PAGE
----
I took a shower, as hot as I could stand it, and tried to drive away thoughts of murder. But I couldn’t get the thoughts, the images of dead and mutilated bodies out of my head. Death seemed to surround me. Four years earlier, writing about the unsolved slaying of another young woman with The Lost Colony, I had been fully introduced to the Outer Banks. The area fascinated me. After that, whenever I thought about the thin strip of islands that make up the Banks, I did my best not to think about the dead young woman and the killer who remained free.
But it bugged me.
Now there was another one.
And a killer still out there.
I went to bed in a foul mood, knowing what tomorrow meant. Instead of going to Whalebone Bait and Tackle Shop to find out about the fishing and maybe head to the beach to do a little surf-casting, I’d want to go straight to the sheriff’s office. I knew I’d start sticking my nose into this case, despite my promise to myself.
Bright sunshine along the edge of the drapes woke me. I lay in bed, staring at the ceiling, until the telephone rang. Janey started chirping, as she did when she heard a telephone ring, wanting to get uncovered.
“Man, you know when to show up, don’t you?” the voice said.
I struggled mentally for a moment to recognize the voice. “Balls?”
“You got it!” Pitching his voice deeper, being funny, he said, “Your gutsy investigator with four balls.”
The caller was T. for Thomas Ballsford Twiddy, a special agent with the State Bureau of Investigation. We went back a dozen or so years when I was a newspaper reporter in Raleigh and later in Washington.
“Where are you?” My watch showed not quite seven-thirty.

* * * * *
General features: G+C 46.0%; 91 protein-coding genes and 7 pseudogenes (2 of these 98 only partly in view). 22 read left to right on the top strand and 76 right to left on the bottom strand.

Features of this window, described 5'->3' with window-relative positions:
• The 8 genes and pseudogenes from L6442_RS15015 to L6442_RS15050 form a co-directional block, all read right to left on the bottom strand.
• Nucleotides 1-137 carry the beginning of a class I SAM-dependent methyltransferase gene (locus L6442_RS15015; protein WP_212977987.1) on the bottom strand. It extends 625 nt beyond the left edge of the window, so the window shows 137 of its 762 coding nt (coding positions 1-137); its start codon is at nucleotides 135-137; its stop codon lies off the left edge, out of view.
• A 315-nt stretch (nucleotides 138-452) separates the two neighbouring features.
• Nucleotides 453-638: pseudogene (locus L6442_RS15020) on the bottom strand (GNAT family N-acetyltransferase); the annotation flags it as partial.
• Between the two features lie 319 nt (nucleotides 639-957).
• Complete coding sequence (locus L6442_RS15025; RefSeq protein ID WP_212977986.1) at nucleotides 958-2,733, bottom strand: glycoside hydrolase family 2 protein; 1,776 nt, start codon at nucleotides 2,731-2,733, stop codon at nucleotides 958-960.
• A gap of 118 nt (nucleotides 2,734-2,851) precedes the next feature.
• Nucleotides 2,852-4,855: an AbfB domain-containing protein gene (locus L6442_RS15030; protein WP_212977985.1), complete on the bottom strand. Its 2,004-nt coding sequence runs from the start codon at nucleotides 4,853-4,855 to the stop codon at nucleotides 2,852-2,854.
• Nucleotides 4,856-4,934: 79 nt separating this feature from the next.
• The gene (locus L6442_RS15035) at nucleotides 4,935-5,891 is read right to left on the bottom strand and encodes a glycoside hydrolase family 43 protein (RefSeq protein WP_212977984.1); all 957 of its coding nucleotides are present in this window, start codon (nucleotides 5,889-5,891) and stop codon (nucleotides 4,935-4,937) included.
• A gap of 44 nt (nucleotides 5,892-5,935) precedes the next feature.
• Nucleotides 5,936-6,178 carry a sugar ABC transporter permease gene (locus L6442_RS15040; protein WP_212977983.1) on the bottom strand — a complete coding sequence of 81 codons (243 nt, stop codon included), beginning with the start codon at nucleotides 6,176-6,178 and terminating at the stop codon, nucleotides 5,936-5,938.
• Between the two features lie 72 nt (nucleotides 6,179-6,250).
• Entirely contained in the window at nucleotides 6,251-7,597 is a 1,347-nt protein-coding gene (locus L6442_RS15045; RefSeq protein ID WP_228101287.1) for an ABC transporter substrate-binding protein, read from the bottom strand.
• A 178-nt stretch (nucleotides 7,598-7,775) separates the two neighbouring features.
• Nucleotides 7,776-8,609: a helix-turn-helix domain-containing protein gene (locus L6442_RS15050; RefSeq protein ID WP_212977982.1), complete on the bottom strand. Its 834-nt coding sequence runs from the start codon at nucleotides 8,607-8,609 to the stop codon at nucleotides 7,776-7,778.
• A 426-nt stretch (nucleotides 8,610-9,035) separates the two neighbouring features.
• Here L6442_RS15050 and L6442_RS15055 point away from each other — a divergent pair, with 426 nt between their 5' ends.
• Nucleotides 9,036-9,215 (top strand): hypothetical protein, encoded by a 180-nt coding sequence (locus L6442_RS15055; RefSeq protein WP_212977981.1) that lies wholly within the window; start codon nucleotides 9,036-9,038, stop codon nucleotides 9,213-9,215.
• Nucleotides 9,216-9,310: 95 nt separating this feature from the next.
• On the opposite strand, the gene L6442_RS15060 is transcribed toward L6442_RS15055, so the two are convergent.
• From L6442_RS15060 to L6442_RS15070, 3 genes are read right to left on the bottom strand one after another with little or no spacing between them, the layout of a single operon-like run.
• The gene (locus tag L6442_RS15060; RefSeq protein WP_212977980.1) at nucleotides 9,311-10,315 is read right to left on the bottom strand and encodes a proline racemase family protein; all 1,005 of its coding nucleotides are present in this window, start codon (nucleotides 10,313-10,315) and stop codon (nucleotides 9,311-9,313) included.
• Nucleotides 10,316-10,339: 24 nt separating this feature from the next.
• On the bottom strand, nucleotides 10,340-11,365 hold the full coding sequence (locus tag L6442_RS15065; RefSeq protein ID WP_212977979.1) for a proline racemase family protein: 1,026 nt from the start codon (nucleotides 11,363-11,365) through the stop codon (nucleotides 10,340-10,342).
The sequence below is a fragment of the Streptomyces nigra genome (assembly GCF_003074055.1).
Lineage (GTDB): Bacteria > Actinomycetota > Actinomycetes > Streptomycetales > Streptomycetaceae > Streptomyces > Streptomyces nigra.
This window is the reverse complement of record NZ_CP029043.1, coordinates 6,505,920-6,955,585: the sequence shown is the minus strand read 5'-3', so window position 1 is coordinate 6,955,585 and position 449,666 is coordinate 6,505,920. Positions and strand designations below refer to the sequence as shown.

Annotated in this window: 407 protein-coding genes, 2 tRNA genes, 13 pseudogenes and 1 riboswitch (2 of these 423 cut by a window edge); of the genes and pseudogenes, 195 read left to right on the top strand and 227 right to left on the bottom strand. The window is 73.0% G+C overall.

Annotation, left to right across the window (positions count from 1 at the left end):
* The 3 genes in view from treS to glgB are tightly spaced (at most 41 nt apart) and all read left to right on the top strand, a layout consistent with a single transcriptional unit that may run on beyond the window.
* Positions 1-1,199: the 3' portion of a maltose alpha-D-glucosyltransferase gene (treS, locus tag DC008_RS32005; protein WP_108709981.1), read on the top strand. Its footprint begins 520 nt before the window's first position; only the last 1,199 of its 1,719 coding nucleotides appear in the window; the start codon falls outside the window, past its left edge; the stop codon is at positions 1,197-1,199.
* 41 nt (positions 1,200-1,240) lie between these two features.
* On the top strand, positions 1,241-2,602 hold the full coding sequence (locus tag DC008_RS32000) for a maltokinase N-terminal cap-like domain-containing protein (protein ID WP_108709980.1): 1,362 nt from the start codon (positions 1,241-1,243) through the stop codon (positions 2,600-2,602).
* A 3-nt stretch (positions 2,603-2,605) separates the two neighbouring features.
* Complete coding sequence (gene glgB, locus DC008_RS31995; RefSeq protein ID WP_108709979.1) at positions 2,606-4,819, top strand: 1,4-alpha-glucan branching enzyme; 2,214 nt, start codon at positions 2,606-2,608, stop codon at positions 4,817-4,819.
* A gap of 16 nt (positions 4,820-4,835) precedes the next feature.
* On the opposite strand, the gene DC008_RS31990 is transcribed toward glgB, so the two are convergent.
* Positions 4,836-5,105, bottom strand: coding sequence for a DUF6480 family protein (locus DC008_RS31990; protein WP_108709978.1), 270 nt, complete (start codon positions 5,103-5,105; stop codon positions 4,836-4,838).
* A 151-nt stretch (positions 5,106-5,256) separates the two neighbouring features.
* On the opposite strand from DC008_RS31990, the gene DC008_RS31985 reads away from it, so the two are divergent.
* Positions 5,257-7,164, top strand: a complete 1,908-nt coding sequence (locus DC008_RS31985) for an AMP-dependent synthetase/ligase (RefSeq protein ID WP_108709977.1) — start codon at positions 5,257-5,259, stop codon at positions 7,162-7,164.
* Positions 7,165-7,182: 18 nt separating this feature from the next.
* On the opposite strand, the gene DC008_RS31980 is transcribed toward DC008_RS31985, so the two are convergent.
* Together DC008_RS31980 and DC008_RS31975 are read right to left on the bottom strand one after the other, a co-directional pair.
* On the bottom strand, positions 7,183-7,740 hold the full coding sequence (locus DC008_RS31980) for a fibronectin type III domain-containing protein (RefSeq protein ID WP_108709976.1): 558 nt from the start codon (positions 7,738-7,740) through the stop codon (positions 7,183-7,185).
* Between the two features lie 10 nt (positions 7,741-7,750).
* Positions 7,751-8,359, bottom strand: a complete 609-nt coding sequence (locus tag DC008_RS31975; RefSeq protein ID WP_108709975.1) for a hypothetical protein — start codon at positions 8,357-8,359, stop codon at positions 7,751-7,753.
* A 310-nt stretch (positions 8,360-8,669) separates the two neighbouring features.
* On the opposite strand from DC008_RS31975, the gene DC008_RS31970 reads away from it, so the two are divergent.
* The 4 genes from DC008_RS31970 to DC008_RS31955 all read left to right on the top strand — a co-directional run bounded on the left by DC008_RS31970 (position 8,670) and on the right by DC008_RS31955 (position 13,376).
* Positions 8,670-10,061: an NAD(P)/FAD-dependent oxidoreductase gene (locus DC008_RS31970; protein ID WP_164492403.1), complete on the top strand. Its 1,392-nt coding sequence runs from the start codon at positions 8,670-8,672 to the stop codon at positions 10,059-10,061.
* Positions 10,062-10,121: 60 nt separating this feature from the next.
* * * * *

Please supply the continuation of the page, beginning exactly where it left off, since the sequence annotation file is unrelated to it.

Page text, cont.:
“Here in Manteo, garden spot of the universe. Where’d you think I’d be when we got a real one going on?”
I had nicknamed him Balls after hearing about an arrest he’d made inside of what had to be the world’s roughest juke joint near Raleigh. He had walked in, grabbed a suspect big as himself by the belt buckle and said, “You’re under arrest.” He hiked the guy practically off the floor by his britches and walked him out of the place backwards, nose to nose, with everyone hootin’ and hollerin’. Any character in the place could have done Balls in and they’d never have pinned it on a soul.
When I heard about it, I told one of the other investigators that a guy’d have to have four balls to pull a stunt like that. The fellow investigator laughed and told another. The nickname stuck.
“When they found the body, I got called in to assist. Ran into old man King in Manteo. Told me you’re coming to town.” He was silent for a beat or two. “Case sounds familiar, don’t it? Lost Colony member. Never makes it home from partying. Strangled. Body found snagged on a cypress stump. Sort of déjà vu all over again, huh?”
“A connection? I mean, four years.”
“Four years, one month. First one was on a July fifth. Who knows? Maybe. Strange.”
Balls would remember the date. So did I.
His voice got male-boisterous and jolly again. “Breakfast? Go somewhere we can talk.” Then, “Catch up on how you’re doing.”
I felt the weight of that old sadness, something I tried to push from my mind. He knew about my rough time after Keely’s death. But I said, “Sure.”
We agreed to meet at the Dunes Restaurant on the Bypass.
I opened the drapes all the way to what I knew, after the storm, would be a day that danced with sun and a light breeze. I dressed—one of two or three Outer Banks uniforms: khaki slacks, golf shirt, boat shoes, no socks. When I stepped outside the air was like a shot of adrenalin: fresh and clean, the pine trees just warm enough in the sun to give off a faint Christmassy smell. With all the rain, my car, a Saab 9000 I treated myself to before I left Washington, looked freshly washed. In fact, the morning was so bright and clean it was like the whole world had just been washed.
Yet, there was that dead young woman.

 

copyright@2010 Joseph L.S. Terrell